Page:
Wednesday, May 30, 2012

Significa 5-30-12

Two anniversaries, same story...

"Open sores. Parasitic infections. Chewed-up-looking fins. Gashes. Mysterious black streaks. Two years after the drilling-rig explosion that touched off the biggest offshore oil spill in U.S. history, scientists are beginning to suspect that fish in the Gulf of Mexico are suffering the effects of the petroleum."

"After the deadly earthquake and tsunami in Japan, airborne radiation levels from the Fukushima nuclear power plant are expected to remain at or close to dangerous levels at least until 2022, according to a government report."


Awesome Quotes

“Politics is weird, and creepy, and now I know lacks even the loosest attachment to anything like reality."

Shepard Smith, showing once again why he's the best thing about Fox News.


Looking for a cheap home?  In Detroit, the median price for a home is $84,900, $13K less than any city in the USA.  But with minimal effort, you can find gems like a 750-foot three bedroom home from $500:


Stoner Cooking: McDonald's Style French Fries

6 Idaho russet potatoes
Peanut oil
Sea salt


Peel and square off potato ends. Cut into 3/8" batons. Soak for two hours changing water after an hour. Dry thoroughly with paper towels. Heat about an inch of oil (or enough to cover potatoes) in a large, heavy bottomed pot to 290 degrees. Blanch potatoes gently for about two minutes until cooked through but still completely pale. Place on a paper-towel lined sheet pan and cool in the refrigerator to stop cooking process.

Re-heat oil to 370 degrees. Cook fries until golden and crispy, about 3 to 4 minutes. If necessary, agitate gently with a spatula to prevent sticking. Remove from pan and toss with salt to taste (Myers doesn't blot but you can if you want less fat). Serve immediately. Recipe serves 4 to 6.


Burger King announced that all its eggs and pork will come from cage-free chickens and pigs by 2017:


Dubai Capitalism is back!  Deep Ocean Technology has plans for a spaceship-shaped hotel with underwater rooms offering views below the sea surface.  It looks less like a hotel and more like a lair for a James Bond villain:


Konformist Book Club: The Passage of Power
The Years of Lyndon Johnson
Written by Robert A. Caro

Published by: Knopf
On Sale: May 01, 2012
Pages: 736 | ISBN: 978-0-679-40507-8

Book Four of Robert A. Caro’s monumental The Years of Lyndon Johnson displays all the narrative energy and illuminating insight that led the Times of London to acclaim it as “one of the truly great political biographies of the modern age.  A masterpiece.”

The Passage of Power follows Lyndon Johnson through both the most frustrating and the most triumphant periods of his career—1958 to 1964.

It is a time that would see him trade the extraordinary power he had created for himself as Senate Majority Leader for what became the wretched powerlessness of a Vice President in an administration that disdained and distrusted him. Yet it was, as well, the time in which the presidency, the goal he had always pursued, would be thrust upon him in the moment it took an assassin’s bullet to reach its mark.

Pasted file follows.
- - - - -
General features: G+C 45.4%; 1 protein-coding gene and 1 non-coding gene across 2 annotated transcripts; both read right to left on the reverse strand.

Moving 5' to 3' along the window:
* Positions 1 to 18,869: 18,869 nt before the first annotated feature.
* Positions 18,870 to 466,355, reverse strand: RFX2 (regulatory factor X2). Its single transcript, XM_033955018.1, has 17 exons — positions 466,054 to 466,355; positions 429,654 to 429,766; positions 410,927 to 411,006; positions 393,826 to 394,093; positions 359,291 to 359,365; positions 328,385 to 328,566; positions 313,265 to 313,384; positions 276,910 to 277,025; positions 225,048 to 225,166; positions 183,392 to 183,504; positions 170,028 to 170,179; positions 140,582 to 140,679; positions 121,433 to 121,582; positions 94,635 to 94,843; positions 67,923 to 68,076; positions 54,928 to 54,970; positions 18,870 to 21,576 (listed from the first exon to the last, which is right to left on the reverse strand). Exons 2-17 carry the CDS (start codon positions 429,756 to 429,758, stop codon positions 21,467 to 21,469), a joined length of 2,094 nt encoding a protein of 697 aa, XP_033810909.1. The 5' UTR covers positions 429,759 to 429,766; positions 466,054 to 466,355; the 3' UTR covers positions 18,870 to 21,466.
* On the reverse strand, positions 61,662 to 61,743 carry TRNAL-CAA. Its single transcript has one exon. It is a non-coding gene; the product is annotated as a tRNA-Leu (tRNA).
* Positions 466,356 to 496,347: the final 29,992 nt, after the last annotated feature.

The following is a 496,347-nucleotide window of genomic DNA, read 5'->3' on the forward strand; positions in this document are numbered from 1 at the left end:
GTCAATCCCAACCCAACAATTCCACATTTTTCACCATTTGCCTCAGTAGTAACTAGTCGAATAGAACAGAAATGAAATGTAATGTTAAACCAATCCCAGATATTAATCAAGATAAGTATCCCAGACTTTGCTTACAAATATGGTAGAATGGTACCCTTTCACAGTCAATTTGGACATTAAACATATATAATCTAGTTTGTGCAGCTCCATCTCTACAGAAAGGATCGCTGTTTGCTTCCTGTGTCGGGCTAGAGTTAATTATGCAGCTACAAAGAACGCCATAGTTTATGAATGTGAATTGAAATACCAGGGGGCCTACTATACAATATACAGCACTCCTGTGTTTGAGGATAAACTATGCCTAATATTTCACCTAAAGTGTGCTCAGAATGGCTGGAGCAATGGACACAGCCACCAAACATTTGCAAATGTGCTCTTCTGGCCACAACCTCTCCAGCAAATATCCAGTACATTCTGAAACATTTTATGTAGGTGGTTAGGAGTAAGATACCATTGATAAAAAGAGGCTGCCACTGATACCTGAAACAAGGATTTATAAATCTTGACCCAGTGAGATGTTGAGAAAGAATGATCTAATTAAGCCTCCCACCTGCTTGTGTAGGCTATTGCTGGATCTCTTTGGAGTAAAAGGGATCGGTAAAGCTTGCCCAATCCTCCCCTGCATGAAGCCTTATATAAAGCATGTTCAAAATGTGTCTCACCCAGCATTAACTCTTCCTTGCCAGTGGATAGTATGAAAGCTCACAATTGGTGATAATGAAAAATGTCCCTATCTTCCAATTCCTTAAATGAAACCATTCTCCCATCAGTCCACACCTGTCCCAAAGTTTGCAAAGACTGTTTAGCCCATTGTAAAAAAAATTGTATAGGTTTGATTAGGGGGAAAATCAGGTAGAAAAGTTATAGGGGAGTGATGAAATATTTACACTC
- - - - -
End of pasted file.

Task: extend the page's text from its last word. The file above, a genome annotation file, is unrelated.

By 1958, as Johnson began to maneuver for the presidency, he was known as one of the most brilliant politicians of his time, the greatest Senate Leader in our history. But the 1960 nomination would go to the young senator from Massachusetts, John F. Kennedy. Caro gives us an unparalleled account of the machinations behind both the nomination and Kennedy’s decision to offer Johnson the vice presidency, revealing the extent of Robert Kennedy’s efforts to force Johnson off the ticket. With the consummate skill of a master storyteller, he exposes the savage animosity between Johnson and Kennedy’s younger brother, portraying one of America’s great political feuds. Yet Robert Kennedy’s overt contempt for Johnson was only part of the burden of humiliation and isolation he bore as Vice President. With a singular understanding of Johnson’s heart and mind, Caro describes what it was like for this mighty politician to find himself altogether powerless in a world in which power is the crucial commodity.

For the first time, in Caro’s breathtakingly vivid narrative, we see the Kennedy assassination through Lyndon Johnson’s eyes. We watch Johnson step into the presidency, inheriting a staff fiercely loyal to his slain predecessor; a Congress determined to retain its power over the executive branch; and a nation in shock and mourning. We see how within weeks—grasping the reins of the presidency with supreme mastery—he propels through Congress essential legislation that at the time of Kennedy’s death seemed hopelessly logjammed and seizes on a dormant Kennedy program to create the revolutionary War on Poverty. Caro makes clear how the political genius with which Johnson had ruled the Senate now enabled him to make the presidency wholly his own.  This was without doubt Johnson’s finest hour, before his aspirations and accomplishments were overshadowed and eroded by the trap of Vietnam.

In its exploration of this pivotal period in Johnson’s life—and in the life of the nation—The Passage of Power is not only the story of how he surmounted unprecedented obstacles in order to fulfill the highest purpose of the presidency but is, as well, a revelation of both the pragmatic potential in the presidency and what can be accomplished when the chief executive has the vision and determination to move beyond the pragmatic and initiate programs designed to transform a nation.  It is an epic story told with a depth of detail possible only through the peerless research that forms the foundation of Robert Caro’s work, confirming Nicholas von Hoffman’s verdict that “Caro has changed the art of political biography.”